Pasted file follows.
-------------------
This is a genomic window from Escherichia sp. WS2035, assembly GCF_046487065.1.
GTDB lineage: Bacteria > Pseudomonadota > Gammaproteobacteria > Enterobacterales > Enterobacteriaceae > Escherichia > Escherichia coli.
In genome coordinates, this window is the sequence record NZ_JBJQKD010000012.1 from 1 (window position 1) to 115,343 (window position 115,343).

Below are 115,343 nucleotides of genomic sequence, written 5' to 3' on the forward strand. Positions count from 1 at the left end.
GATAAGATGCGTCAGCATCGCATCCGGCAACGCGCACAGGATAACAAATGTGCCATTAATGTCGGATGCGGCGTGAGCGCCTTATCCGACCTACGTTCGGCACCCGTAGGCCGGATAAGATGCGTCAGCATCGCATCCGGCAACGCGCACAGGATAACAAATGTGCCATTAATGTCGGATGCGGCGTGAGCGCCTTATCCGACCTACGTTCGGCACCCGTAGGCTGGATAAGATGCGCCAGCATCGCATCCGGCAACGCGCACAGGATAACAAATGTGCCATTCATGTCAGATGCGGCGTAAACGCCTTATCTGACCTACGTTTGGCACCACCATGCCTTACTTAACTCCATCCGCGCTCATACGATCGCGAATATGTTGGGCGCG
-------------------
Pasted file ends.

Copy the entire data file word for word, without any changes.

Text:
This is a genomic window from Escherichia sp. WS2035, assembly GCF_046487065.1.
GTDB lineage: Bacteria > Pseudomonadota > Gammaproteobacteria > Enterobacterales > Enterobacteriaceae > Escherichia > Escherichia coli.
In genome coordinates, this window is the sequence record NZ_JBJQKD010000012.1 from 1 (window position 1) to 115,343 (window position 115,343).

Below are 115,343 nucleotides of genomic sequence, written 5' to 3' on the forward strand. Positions count from 1 at the left end.
GATAAGATGCGTCAGCATCGCATCCGGCAACGCGCACAGGATAACAAATGTGCCATTAATGTCGGATGCGGCGTGAGCGCCTTATCCGACCTACGTTCGGCACCCGTAGGCCGGATAAGATGCGTCAGCATCGCATCCGGCAACGCGCACAGGATAACAAATGTGCCATTAATGTCGGATGCGGCGTGAGCGCCTTATCCGACCTACGTTCGGCACCCGTAGGCTGGATAAGATGCGCCAGCATCGCATCCGGCAACGCGCACAGGATAACAAATGTGCCATTCATGTCAGATGCGGCGTAAACGCCTTATCTGACCTACGTTTGGCACCACCATGCCTTACTTAACTCCATCCGCGCTCATACGATCGCGAATATGTTGGGCGCG